Google Grant accounts are getting a significant makeover for the new year, including changes to bid policies, restrictions around structure, and new performance standards for click-through rate and quality score. Not complying with all the new rules could result in account suspension.
Photo: example of a campaign funded by Google Grants
Since their inception, Google Grant accounts have been an effective means for nonprofits to reach their audience without spending their own dollars. However, Google recently announced several changes that will provide more bidding flexibility while also requiring a more thorough approach to ad management. These changes fall into three main categories: bidding, quality, and management.
At a glance, here are the new Google Grant updates:
- If using Maximize Conversions bid policy, there is no $2 bid cap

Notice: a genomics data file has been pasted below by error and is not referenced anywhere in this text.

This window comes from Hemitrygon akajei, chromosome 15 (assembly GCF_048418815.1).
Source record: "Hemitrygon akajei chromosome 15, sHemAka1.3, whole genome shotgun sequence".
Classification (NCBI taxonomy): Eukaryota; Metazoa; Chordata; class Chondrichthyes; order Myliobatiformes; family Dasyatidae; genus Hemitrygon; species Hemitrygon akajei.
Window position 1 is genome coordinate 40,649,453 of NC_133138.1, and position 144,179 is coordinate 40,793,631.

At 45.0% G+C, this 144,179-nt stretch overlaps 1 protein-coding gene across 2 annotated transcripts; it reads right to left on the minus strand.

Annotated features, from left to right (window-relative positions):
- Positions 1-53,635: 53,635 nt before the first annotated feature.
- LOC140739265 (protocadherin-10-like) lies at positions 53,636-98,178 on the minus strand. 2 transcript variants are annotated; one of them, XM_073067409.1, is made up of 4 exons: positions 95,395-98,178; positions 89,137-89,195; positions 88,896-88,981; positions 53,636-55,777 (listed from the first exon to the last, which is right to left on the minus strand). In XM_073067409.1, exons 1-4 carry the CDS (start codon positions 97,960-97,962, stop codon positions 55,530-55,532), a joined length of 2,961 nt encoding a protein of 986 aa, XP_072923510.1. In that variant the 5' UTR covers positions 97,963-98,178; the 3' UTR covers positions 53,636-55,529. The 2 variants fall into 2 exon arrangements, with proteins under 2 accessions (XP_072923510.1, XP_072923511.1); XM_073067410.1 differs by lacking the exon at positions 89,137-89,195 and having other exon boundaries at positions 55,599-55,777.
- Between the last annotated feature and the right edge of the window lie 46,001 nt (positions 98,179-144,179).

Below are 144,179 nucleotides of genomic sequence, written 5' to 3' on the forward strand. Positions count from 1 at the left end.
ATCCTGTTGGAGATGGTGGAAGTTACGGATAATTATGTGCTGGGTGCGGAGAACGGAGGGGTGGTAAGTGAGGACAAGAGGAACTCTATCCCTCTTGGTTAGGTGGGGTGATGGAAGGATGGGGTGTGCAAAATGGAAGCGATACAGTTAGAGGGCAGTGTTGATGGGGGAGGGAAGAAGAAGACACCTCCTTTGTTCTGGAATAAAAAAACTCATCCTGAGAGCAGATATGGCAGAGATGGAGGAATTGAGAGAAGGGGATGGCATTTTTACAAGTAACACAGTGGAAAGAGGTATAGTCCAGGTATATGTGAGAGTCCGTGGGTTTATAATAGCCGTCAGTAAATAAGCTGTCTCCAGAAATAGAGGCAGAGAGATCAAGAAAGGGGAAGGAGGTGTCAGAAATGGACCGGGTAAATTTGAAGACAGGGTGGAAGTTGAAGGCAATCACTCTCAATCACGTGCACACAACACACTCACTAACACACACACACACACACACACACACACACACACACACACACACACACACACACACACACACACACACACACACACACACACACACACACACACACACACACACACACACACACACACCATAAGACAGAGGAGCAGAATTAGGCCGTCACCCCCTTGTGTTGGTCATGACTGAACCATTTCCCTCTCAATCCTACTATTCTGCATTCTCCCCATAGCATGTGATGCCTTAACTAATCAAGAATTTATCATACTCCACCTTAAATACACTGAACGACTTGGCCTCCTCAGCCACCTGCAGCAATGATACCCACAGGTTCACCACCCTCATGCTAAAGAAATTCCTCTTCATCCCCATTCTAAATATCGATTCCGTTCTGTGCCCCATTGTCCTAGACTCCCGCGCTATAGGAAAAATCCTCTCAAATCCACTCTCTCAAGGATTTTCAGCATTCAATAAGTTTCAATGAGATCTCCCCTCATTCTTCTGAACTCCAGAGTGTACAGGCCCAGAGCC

- Branded keywords not owned by the nonprofit are not allowed
- All keywords must have a quality score of 2 or higher
- Most single-word and overly generic keywords are now prohibited
- Campaigns must have at least 2 ad groups with at least 2 ads running in each
- There must be at least 2 sitelinks active per account
- Geo-targeting must be used
- Accounts must maintain a 5% click-through rate (CTR) every month
Google Grant Bidding Policy Updates
No $2 bid ceiling for campaigns using Maximize Conversion bid policy